Electrical engineering student carves path to NASA
UC’s Freshman Engineering Program provided Anna Lanzillotta time to choose the right major
“When you stick to your passions, things have a way of leading you in the right direction,” said University of Cincinnati student Anna Lanzillotta.
For Lanzillotta, discovering her passions in engineering started with some frustration, which ultimately put her on a path toward an exciting future career that merges all of her interests.
When Lanzillotta, now a third-year electrical engineering student, first applied and was accepted to UC’s College of Engineering and Applied Science (CEAS), she wasn’t admitted to the highly competitive aerospace engineering program, which had been her dream while in high school.
Instead, she started her education at UC in the college’s Freshman Engineering Program (FEP). FEP offers freshman students the flexibility to take foundational engineering courses to explore the various facets of engineering before applying to transition into a specific major such as chemical engineering or construction management. It’s ideal for incoming freshman who are either undecided on their specific engineering major or who aren’t accepted directly to their preferred major.
Lanzillotta spent her first two semesters taking FEP courses and introductory aerospace engineering courses, still hoping to gain entry to aerospace. Throughout her first-year courses, she discovered she also had an interest in electrical engineering and when she applied again to aerospace engineering without admittance, she opted to major in electrical engineering.
“I’m especially grateful for FEP because it let me stay confidently in the engineering field of study while not forcing me to choose a discipline. I had the opportunity to try out different things before determining that electrical engineering was right for me,” Lanzillotta said.
Music serves as a creative outlet and mental refresh from her academic studies. Lanzillotta has been a musician for a decade playing the trumpet, French horn, mellophone and double second steel drum. She was a member of the UC Marching Band for two years, with a leadership role as drum major her second year.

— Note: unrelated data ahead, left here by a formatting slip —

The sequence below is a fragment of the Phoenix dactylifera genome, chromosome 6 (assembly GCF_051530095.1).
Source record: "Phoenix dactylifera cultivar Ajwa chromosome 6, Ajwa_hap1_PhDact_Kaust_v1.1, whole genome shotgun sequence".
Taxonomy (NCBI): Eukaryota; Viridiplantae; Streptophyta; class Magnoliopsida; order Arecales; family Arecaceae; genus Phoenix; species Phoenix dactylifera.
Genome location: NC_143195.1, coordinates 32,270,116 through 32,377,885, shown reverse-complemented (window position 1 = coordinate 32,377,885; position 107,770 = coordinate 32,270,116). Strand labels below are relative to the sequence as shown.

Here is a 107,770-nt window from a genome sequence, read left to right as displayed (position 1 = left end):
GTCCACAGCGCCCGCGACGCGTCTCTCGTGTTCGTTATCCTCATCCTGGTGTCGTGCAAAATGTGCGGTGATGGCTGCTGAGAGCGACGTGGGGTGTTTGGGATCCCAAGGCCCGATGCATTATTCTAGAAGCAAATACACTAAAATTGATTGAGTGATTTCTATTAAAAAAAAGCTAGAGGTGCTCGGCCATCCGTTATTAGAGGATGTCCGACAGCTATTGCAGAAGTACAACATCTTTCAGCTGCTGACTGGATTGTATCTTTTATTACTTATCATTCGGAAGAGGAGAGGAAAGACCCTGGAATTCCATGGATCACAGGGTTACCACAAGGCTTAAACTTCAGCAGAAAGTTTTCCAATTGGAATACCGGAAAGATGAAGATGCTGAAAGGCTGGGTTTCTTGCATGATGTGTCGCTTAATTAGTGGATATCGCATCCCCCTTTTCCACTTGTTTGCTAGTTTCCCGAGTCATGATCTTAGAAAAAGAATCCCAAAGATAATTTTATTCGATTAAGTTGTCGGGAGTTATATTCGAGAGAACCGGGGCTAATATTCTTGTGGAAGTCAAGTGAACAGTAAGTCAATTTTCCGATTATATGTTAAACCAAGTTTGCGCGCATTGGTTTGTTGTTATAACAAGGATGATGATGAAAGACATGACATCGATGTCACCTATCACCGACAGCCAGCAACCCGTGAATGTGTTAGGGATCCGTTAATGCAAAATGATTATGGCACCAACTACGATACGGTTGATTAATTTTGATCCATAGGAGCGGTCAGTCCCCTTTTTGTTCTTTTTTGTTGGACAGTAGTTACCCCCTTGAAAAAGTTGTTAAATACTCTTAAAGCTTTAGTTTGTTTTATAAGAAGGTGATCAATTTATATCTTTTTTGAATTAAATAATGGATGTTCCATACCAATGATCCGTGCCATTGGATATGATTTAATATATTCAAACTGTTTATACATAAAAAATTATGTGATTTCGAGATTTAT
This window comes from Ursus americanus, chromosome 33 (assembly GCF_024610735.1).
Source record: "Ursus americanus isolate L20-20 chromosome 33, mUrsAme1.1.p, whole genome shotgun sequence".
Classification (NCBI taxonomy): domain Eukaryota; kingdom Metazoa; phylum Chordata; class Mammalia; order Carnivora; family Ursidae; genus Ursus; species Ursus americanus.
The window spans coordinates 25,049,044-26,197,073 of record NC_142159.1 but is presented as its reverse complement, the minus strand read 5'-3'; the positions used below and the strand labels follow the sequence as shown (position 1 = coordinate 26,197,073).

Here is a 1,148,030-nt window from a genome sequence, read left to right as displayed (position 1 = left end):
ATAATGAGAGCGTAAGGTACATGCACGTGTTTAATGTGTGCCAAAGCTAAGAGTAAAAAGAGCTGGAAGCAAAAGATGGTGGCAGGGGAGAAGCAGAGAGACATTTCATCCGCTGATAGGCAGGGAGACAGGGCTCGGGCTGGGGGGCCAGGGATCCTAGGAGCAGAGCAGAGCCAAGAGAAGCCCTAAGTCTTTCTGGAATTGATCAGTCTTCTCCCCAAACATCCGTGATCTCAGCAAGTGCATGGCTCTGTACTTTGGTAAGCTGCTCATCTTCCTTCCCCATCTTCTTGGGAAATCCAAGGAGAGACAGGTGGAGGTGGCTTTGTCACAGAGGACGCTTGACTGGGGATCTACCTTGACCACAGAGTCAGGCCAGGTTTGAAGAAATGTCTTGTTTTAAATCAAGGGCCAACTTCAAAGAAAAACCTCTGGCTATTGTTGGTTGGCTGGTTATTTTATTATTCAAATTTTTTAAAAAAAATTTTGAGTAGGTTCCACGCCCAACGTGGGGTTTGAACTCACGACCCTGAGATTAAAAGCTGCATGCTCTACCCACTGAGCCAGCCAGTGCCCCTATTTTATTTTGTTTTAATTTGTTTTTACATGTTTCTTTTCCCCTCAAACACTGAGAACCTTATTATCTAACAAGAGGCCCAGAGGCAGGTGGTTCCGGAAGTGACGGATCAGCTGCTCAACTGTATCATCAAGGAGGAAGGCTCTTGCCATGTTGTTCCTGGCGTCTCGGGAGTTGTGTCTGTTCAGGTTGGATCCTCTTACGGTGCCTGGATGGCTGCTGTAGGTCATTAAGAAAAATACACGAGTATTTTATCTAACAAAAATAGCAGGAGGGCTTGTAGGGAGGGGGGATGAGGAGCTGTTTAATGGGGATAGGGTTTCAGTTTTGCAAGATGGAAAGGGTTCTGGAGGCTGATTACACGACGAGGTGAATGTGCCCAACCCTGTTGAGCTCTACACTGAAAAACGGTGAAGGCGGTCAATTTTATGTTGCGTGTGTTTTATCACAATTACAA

Upon learning about signal processing and signal analysis in her electrical engineering classes, Lanzillotta realized that electrical engineering could apply to audio – a topic of importance to any musician.
And then the stars aligned for Lanzillotta. She landed a dream co-op job at NASA’s Johnson Space Center in Houston for the 2019 fall semester as an audio systems engineer. She worked in the audio group of the human interface branch, which deals with human interactions and communications in space. One project enabled her to conduct audio analysis of the speakers and microphones that will be used inside the next generation spacesuit for future Artemis missions.
“Somehow I magically found this co-op that combined my love for aerospace, my love for electrical engineering and my love for music and audio,” Lanzillotta said. “That wouldn’t have happened if I had made it into the aerospace program.”
This summer, Lanzillotta may have the chance to return to the Johnson Space Center for another co-op that would continue the work she was doing in 2019. She was recently accepted to the University Honors Program and hopes to incorporate a study abroad experience before she finishes her degree.
Lanzillotta cites her mother and her sister as her personal mentors and role models paving the way as successful women in STEM. Her mother, Jennifer Lanzillotta, is a practicing nurse-anesthetist and assistant professor at UC’s College of Nursing who recently earned her Ph.D. in opioid epidemic research. Her sister, Lindsay Lanzillotta, will graduate from UC this year with a degree in biomedical engineering.
In the future, Lanzillotta can envision herself working in the aerospace industry as an electrical engineer or working for a company like Bose or Ultimate Ears.
“I’m very confident that electrical engineering was the place for me,” Lanzillotta said. “I’ve found each of my electric engineering classes fascinating and I think it covers a broad range of applications that, post-graduation, could possibly lead me back to the aerospace industry if I wish to venture that direction.”
Featured image at top: NASA Administrator Jim Bridenstine, left, high-fives Kristine Davis, a spacesuit engineer at NASA’s Johnson Space Center, showing off a ground prototype of NASA’s new spacesuit at NASA Headquarters in Washington. Photo/NASA/Joel Kowsky
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